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Reid joins effort to stop postal closures

Senate Majority Leader Harry ReidHarry ReidStaff shakeup begins at Dem campaign committee The Hill's 12:30 Report Emanuel flips the bird when asked about 2020 MORE (D-Nev.) has joined an effort to block the U.S. Postal Service from closing dozens of processing centers, increasing the odds of a congressional debate over postal operations this month.

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Reid joined a letter sent last month by 50 other senators urging senior Senate appropriators to include a one-year moratorium on postal closures in any stopgap deal to fund the government.

Government funding expires at the end of the month, and agreeing to keep the government running will be atop the to-do list for both the House and the Senate when lawmakers return to Washington next week.

Reid’s backing of the efforts to stop the shuttering of mail processing facilities adds another wrinkle to those negotiations.

The expiration of the Export-Import Bank and potential administrative action from President Obama on immigration could also complicate government funding negotiations, weeks before lawmakers face voters in November.

The Postal Service said this summer that it would start consolidating as many as 82 processing facilities at the beginning of 2015, on top of the 141 the agency has already shut down in recent years.

Postal officials argue that the consolidations will help them save hundreds of millions of dollars a year and streamline USPS operations.

The agency lost $2 billion in its most recent quarter, despite a jump in revenue. Postmaster General Patrick Donahoe has repeatedly urged Congress to come together on a broader restructuring of postal operations, but leading proposals in both chambers have stalled.

Lawmakers such as Sens. Bernie SandersBernie SandersDemocrats: Where the hell are You? Sanders on Trump pick: This is how a rigged economy works Trump picks Goldman Sachs chief for top economic adviser: report MORE (I-Vt.), Jon TesterJon TesterDem senator to introduce 'drain the swamp' bill Red-state Dems face tough votes on Trump picks Montana Republican warns of Senate challenge to Tester MORE (D-Mont.) and Tammy BaldwinTammy BaldwinSenate Dems offer bill to curb tax break for Trump nominees Fight over water bill heats up in Senate Overnight Finance: Funding bill expected tonight | Trump takes on Boeing | House rejects push for IRS impeachment vote | Dow hits new high MORE (D-Wis.) say the increased revenue illustrate that the USPS shouldn’t be cutting facilities so aggressively.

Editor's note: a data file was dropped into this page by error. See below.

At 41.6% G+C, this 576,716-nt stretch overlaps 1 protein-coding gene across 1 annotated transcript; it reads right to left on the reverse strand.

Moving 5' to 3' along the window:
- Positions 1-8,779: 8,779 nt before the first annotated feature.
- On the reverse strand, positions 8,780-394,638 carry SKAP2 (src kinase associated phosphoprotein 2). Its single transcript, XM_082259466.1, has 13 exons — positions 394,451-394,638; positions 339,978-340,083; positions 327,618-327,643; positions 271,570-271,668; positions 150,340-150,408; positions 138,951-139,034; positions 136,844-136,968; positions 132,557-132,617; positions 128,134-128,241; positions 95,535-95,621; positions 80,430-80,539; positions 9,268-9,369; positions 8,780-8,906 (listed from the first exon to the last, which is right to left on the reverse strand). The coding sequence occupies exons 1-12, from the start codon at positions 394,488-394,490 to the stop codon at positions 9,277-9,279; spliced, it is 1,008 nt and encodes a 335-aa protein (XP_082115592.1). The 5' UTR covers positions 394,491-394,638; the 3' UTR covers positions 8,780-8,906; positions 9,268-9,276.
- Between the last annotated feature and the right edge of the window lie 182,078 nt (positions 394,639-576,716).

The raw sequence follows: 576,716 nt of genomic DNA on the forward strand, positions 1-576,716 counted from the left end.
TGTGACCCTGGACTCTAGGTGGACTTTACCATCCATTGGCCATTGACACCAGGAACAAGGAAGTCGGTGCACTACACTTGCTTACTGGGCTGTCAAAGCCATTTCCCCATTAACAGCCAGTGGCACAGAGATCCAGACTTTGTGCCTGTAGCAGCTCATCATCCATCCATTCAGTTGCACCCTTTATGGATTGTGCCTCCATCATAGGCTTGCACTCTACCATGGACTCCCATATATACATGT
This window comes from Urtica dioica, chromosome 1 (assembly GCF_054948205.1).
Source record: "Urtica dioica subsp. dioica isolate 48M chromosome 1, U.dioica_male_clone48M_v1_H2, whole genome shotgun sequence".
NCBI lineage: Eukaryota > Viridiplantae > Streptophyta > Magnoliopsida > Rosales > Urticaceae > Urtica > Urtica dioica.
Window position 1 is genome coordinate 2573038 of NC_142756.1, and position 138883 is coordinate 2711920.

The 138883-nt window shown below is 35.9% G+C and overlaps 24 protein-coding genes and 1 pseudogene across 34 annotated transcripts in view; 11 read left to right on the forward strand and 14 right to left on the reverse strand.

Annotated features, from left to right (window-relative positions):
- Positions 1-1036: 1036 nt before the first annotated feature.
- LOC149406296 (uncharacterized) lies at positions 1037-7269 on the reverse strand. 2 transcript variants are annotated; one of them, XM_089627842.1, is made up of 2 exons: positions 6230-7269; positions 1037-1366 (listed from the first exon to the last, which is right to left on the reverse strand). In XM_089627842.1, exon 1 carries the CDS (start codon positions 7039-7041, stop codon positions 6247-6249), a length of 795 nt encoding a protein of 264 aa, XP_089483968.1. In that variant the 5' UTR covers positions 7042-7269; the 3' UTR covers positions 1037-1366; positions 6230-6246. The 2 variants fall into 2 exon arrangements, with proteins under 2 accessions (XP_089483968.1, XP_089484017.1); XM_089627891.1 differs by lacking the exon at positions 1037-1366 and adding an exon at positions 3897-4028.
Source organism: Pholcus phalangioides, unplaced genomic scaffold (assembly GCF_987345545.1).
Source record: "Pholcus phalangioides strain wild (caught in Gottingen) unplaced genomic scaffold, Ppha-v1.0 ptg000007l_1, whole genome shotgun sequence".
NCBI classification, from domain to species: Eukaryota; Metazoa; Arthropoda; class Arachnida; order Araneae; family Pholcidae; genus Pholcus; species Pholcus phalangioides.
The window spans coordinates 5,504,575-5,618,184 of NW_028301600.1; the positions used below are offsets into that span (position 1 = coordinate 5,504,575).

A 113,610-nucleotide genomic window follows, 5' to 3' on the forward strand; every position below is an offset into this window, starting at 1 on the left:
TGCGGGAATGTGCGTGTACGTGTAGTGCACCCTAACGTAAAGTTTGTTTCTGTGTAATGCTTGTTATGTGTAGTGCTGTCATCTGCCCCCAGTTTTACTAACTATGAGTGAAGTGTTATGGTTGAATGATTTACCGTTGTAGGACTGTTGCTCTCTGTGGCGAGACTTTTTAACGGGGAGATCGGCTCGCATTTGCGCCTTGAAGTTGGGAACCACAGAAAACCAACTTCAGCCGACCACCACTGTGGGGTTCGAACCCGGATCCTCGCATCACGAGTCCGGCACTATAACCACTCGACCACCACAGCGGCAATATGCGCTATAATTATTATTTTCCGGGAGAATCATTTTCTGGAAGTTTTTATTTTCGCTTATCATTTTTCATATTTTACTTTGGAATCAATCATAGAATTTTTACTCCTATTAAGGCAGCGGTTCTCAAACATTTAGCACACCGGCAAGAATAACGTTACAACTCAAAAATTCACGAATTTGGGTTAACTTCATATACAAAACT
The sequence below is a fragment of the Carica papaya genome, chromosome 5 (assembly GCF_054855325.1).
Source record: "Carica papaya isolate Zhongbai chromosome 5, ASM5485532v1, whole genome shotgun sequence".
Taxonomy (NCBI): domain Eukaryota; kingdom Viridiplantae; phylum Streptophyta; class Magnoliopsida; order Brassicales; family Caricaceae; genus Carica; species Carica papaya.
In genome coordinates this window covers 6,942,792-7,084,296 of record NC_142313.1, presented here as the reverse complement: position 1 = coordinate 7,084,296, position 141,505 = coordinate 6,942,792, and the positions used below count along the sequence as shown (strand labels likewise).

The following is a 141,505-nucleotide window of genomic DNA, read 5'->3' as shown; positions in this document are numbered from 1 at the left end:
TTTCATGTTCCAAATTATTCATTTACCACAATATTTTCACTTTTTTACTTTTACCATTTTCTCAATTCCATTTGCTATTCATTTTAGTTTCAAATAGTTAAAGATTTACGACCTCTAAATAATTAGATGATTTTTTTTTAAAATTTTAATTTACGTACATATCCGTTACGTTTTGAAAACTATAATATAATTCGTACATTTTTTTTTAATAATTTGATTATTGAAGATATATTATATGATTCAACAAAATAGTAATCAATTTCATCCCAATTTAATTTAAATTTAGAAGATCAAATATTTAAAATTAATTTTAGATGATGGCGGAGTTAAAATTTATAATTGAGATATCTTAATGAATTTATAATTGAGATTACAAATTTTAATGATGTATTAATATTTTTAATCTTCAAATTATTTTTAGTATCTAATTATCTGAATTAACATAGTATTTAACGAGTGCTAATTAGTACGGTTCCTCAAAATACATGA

The three senators spearheaded the August letter seeking to attach a moratorium to a spending bill, an effort joined by Democrats mostly and a handful of prominent Republicans.

“This wave of closures will directly impact 37 states across our nation, and more importantly, the citizens who count on the Postal Service to be reliable,” the senators wrote.

But both the Postal Service and Sen. Tom CarperTom CarperWhy Trump picked a retired general for Homeland Security Dems, greens gear up for fight against Trump EPA pick The Hill's 12:30 Report MORE (Del.), one of the leading Democrats working on a broader postal reform measure, have made clear that they’ll fight against an effort to tie government funding to the moratorium.

Dave Partenheimer, a spokesman for the Postal Service, said last month that the agency was “disappointed by the recent effort to block our ongoing initiative to remove excess capacity from our mail processing network.”

“It would be unfortunate if this action were to impede our current progress,” Partenheimer added.

In a statement of his own, Carper, the chairman of the Senate Homeland Security Committee, warned his colleagues against measures like the moratorium and urged them to work with him on a larger overhaul.

Carper crafted a postal reform bill with Sen. Tom CoburnTom CoburnWill Trump back women’s museum? Don't roll back ban on earmarks Ryan calls out GOP in anti-poverty fight MORE (R-Okla.) that passed his committee but has since stalled.

“This latest round of closures isn’t the first time the U.S. Postal Service has had to implement potentially damaging cost-cutting measures on its own in order to reduce costs,” Carper said last month. “In the absence of comprehensive postal reform, it probably won’t be the last.”

“If my colleagues want to address these concerns for the long-haul, I urge them to join me this September as we continue our efforts to fix the serious, but solvable, financial challenges facing the Postal Service,” the Delaware Democrat added.